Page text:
One thing that’s been eating up my time (and energy, and attention) lately has been a hunt for a new job. I had intended to look around passively for a while because I wasn’t in any big hurry. However, once the recruiters got word that I was looking, things started to move much more quickly. Suddenly I’m getting dozens of phone calls every day, and dozens of emails. I was doing phone screens and going on interviews. All of this and I was trying to not impact my current job so much.

First thing’s first: I’m not leaving WebLinc because I’m unhappy with it. Also, I don’t think they’re unhappy with me. WebLinc is a great place to work, and I’m thankful for the time I’ve spent there. If you’re in the Philadelphia area and you know ColdFusion, Ruby on Rails, and/or have solid web fundamentals (JS/CSS/HTML) or graphic design experience (or sales, or project management, etc) you should consider applying. It’s a very hip young organization with great talent, a rapidly growing and diverse clientele, and some real opportunity to do cool things. Also, there’s a cool bar/restaurant on premises, and the company has a good (and growing) relationship with open-source and the developer community at large. If you’re young and talented and care about the craft of web development, definitely consider WebLinc in your job search. You won’t be disappointed.

So why am I leaving? WebLinc historically has had two main platforms: ColdFusion and ASP.NET. Between the two, the ColdFusion team has had some of the biggest project successes and the more demonstrated ability to scale up the size of it’s team. When you’re a company that’s growing as fast as WebLinc, the ability to scale up your team quickly, to meet deadlines and to keep to budgets are all very important. The ColdFusion team was doing these things better than .NET (for a variety of reasons, not the least of which were endemic to the platform itself). This lead to more sales for the ColdFusion team, and a larger, steadier stream of work. At some point the decision was made to devote resources going forward into ColdFusion (and a small, but growing, Ruby on Rails team) and not devote new resources to .NET. This has nothing to do with the relative theoretical merits of ASP.NET vs ColdFusion and, in my opinion, has nothing to do with the quality of developers they had working on those platforms. The reasons why one team was doing better than the other team aren’t really worth exploring at this point, but from a business perspective it was clear where effort and resources needed to be devoted going forward.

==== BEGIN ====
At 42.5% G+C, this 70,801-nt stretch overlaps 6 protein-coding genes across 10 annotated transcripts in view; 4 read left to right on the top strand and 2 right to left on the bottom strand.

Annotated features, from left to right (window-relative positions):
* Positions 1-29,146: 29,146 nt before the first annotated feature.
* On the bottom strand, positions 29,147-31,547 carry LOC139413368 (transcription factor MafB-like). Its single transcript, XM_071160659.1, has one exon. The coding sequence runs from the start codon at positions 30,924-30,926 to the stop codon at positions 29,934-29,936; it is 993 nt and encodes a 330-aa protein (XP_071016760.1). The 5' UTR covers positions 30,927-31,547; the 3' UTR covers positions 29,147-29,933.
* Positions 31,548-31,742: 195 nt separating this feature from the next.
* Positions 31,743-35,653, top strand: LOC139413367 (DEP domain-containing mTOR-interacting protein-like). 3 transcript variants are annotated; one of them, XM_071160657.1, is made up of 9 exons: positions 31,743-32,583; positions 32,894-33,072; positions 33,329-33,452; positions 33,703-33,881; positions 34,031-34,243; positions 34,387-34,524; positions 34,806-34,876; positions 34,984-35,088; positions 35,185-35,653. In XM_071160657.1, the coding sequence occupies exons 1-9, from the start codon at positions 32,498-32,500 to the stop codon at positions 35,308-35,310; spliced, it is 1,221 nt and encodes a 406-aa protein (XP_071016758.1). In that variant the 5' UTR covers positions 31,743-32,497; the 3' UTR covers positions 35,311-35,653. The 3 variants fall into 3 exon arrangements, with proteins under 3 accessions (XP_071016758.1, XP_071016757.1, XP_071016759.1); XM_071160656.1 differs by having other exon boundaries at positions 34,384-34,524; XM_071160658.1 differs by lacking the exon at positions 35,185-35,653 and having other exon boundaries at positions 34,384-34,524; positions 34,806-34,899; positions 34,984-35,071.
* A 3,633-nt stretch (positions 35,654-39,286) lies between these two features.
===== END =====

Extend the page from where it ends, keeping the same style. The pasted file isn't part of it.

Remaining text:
I started looking around for a variety of reasons. I could have stayed for a while in my current position, riding the waves of boom and bust that are inherent in any job that bills hourly for maintenance. I could have started transitioning over towards the Ruby on Rails team but chose not to go in that direction, yet. Instead of sitting around and hoping things went well, I wanted to take a little bit more control of my situation. I started looking passively at first, but once the recruiters got involved things started moving quickly and the rest is history. I’ve written a few notes up about my job hunt and my dealings with various recruiters. These notes may turn into additional blog posts (now that I have time and energy to try blogging more).

In early December I’ll be starting at Halfpenny Technologies, a small but growing company involved with electronic medical records and related areas. The team is small, the company is growing rapidly, and they have some very real and very interesting technical challenges bubbling to the forefront. At the interview they were throwing around words like “ownership” and “leadership”, and were talking about some very interesting new technologies. Combine that with a few other factors, and the decision was actually an easy one for me to make.

I have a good idea about what kinds of work I’m going to be doing there but I don’t want to talk about it quite yet. In reality, you don’t know anything until you start working and get knee-deep in code. I also don’t know what their policies and attitudes are on blogging and public commentary, but I’ll say what I can when I’m confident enough to say it.

So starts a new chapter in my career, one that I’m hoping lasts quite a while and takes me in some cool new directions. Again, I’ll post more when I have more to say.